She says the health of the sector depends on how long the pandemic lasts, as well as on how long non-performing loans can be sustained. But she thinks Bank Indonesia and the financial services authority have created some breathing space for banks to weather the medium-term impact of the pandemic.
Mulyani’s new budget was passed with emergency effect in early April. It was a bold change for the country. The rules governing the budget deficit, which by law must not exceed 3% of gross domestic product, were loosened to allow the deficit to widen.
Mulyani told Asiamoney on May 23 that the deficit would swell to a manageable 5.1% this year, but in a Jakarta budget briefing on June 3, she revised that number to 6.34%.
Widodo has pledged to restore it to below 3% by 2023, his last full year in office.
Government debt is expected to triple to $63 billion, but defence spending was cut by close to $600 million, no mean feat in a cabinet with ex-military and security strongmen in key portfolios such as defence, investment, home affairs, health and religion.
Indonesia has been aggressively raising funds: it issued Asia’s longest maturity sovereign bond in April, selling a 50-year tranche as part of a $4.3 billion ‘pandemic bond’ offer, Indonesia’s largest ever. Deutsche Bank, Goldman Sachs, Citigroup, HSBC and Standard Chartered were the deal’s joint bookrunners.
Mulyani, who was a managing director of the World Bank in between her two stints as finance minister, helped secure a total of $7 billion in loans from the World Bank, the ADB and the Asian Infrastructure Investment Bank.
The emergency financing laws also included a provision to monetize the budget deficit – allowing the central bank to buy government bonds. That had been forbidden in the country since the 1960s, largely as a way of avoiding inflation.
Mulyani appears sensitive about the move. But she also says it’s “only temporary” and will only be used “in this very extraordinary situation.”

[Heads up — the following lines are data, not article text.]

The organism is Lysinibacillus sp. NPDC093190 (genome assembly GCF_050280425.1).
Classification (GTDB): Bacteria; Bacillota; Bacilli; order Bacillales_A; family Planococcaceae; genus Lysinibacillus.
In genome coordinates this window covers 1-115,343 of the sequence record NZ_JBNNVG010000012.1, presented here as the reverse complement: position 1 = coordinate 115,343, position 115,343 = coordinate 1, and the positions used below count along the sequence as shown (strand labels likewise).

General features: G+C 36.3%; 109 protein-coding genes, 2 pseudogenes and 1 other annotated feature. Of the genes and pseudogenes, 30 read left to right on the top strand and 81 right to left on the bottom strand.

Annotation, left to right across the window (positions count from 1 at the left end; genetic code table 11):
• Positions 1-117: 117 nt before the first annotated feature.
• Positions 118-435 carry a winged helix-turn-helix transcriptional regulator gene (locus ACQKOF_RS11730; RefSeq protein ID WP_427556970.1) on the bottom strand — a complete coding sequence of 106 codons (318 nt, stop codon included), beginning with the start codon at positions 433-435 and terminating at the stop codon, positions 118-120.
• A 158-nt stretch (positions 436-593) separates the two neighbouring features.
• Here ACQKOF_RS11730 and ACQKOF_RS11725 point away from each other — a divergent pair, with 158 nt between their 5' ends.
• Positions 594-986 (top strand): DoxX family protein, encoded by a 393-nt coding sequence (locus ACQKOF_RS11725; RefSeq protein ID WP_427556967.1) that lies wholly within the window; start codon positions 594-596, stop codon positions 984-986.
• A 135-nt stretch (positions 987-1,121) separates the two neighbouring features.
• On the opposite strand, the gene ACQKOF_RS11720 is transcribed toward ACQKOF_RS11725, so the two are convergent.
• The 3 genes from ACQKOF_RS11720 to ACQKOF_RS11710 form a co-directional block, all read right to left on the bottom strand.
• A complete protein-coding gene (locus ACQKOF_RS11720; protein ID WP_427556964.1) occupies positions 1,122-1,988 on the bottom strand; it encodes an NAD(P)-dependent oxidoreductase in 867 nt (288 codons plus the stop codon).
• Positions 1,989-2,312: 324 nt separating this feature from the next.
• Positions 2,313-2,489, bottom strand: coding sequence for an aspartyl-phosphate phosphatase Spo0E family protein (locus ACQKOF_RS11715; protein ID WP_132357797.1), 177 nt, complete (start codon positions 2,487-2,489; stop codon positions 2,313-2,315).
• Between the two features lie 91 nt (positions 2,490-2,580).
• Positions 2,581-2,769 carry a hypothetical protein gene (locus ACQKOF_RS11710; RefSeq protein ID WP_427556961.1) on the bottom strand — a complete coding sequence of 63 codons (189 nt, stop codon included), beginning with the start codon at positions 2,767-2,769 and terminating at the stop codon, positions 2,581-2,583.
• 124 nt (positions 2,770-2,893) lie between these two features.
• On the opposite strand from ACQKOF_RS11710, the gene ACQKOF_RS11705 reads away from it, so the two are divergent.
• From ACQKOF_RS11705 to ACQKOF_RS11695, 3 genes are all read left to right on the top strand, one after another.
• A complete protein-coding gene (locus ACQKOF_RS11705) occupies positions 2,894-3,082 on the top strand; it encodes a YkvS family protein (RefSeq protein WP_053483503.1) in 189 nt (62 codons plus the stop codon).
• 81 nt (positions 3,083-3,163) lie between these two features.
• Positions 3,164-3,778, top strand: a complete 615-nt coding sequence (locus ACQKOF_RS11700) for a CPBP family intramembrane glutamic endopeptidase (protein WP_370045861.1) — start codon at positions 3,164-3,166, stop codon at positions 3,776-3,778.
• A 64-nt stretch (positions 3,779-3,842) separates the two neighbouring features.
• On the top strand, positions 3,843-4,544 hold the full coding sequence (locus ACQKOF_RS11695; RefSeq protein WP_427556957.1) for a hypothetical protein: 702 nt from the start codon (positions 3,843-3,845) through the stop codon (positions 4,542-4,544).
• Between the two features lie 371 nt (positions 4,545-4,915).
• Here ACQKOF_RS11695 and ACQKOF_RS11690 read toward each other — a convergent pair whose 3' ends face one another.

But Nurhastuty Wardhani, lecturer in accounting and corporate governance at Jakarta’s Trisakti University, worries that the 50-year dollar-denominated bond poses potential generational issues for Indonesia, not least because of the repayment risk converting from a base currency that has been weak against the US currency.
Are we going to be collapsing this global cooperation, or are we going to have [something] totally new post-Covid? I’m optimistic- Sri Mulyani Indrawati
Indeed, it was only a generation ago, during the Asian financial crisis, that the rupiah slumped from 2,500 to the dollar to 17,000.
And what does ‘temporary’ mean in practice? Mulyani reiterates Widodo’s promise, saying the government will be able to go below a 3% budget deficit by 2023.
The budget deficit will be “huge,” she says, but the challenge is to unwind it gradually in 2021 and 2022, minimizing the impact on the economy. That relies in part on factors outside Indonesia’s control, including the price of commodities such as oil, coal, rubber and palm oil that have driven the country’s exports for more than a decade.
“We have a relatively strong fiscal cushion,” she says.
“We have space when we are required to do an expansion; we won’t be hitting the market in a panicked way that is unsustainable.
“When we were hit by this Covid, we could immediately expand our fiscal and budget spending for health, our social safety net and supporting small and medium businesses. This creates confidence and stability at the grassroots level,” she adds.
“You use all the buffers that you built during the good times when you are in a very difficult time like this. That’s including the credibility and the track record, which is very helpful for us to expand the deficit. Because investors and bondholders know that they are dealing with an economy that is being managed very robustly.”